Le’Veon Bell’s Heart Was On Display In Baltimore

By Matthew Marczi

Pittsburgh Steelers rookie running back Le’Veon Bell has now had arguably his two best games thus far against the team’s biggest rival, the Baltimore Ravens. This past game was even bigger than the first, as he combined for 136 yards on the ground and in the air.

His 4.6 yards per carry was just the third time this season rushing for over four YPC in a game, with his best coming in the first Ravens game. This time, he benefited from a big 43-yard run, the longest of his career and just his second run of 20 or more yards, first of 40+.

He also had a career-high seven receptions for 63 yards, which included a key 29-yard reception following a personal foul penalty on Mike Adams that threatened to derail the Steelers’ momentum, so let’s take a closer look on the rookie’s impact in the latest installment of this great rivalry.

The Steelers only ran out of the Wildcat once in this game, but that one play was effective thanks to the rookie’s infinitely patient demeanor. On second and five, he was able to gain six yards and a first down even though he was rejected out of his gap. After he bounced out of that hole, he snuck around between left tackle and the pulling guard for the first down.

Later in the third quarter, on the team’s first scoring drive, Bell ripped the game open on third and two as he burst through the hole provided by David DeCastro and the double-team of Fernando Velasco and Ramon Foster. That running lane got Bell the first-down yardage, but the block by Antonio Brown on Jimmy Smith won him the edge as he raced down the sideline for 43-yards.

Perhaps his strongest area of growth outside of pass protection since his first game has been his reliability as a short-yardage back. Here on second and short at a critical time, Bell showed that nose for the first-down marker as Heath Miller’s block on Pernell McPhee gave way, nearly stopping him short.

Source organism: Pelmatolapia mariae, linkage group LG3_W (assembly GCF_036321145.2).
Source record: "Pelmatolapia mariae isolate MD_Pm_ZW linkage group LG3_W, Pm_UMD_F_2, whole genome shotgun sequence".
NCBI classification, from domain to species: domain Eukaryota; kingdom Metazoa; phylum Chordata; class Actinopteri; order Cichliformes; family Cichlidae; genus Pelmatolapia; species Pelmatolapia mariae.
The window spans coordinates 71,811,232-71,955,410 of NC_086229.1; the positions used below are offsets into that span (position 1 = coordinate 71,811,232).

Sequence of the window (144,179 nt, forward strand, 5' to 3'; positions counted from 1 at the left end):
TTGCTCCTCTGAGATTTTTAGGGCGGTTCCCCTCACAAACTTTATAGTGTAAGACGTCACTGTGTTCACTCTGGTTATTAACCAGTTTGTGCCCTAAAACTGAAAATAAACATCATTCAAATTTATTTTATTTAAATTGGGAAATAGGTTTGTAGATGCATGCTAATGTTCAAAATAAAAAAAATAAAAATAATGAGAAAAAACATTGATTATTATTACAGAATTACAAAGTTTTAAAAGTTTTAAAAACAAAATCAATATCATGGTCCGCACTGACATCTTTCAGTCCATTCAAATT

The key short-yardage play that everybody is talking about, though, is of course his touchdown run. Not the one that actually counted on the scoreboard and the stat sheet, but the one that counted to his teammates—the one that was taken away.

Much has already been written about this play, by myself and others. The sheer heart and will displayed on this one-yard carry will probably mean more than anything else that happens for the rest of this season, short of a miraculous Super Bowl run.

His instinct to take it to the outside, the decision to cut it in, the sacrificing of his body, the resilience to hold on to the ball as he crashed into the end zone: these are the traits of a true teammate. Not just a playmaker, but somebody that understands that the whole is greater than the sum of its parts, and that that whole is worth sacrificing a part of yourself for. His teammates all saw this, and they won’t forget it.

About the Author

Matthew Marczi

Passionate Steelers fan with a bit of writing ability. Connoisseur of loud music. Follow me on Twitter @mmarczi.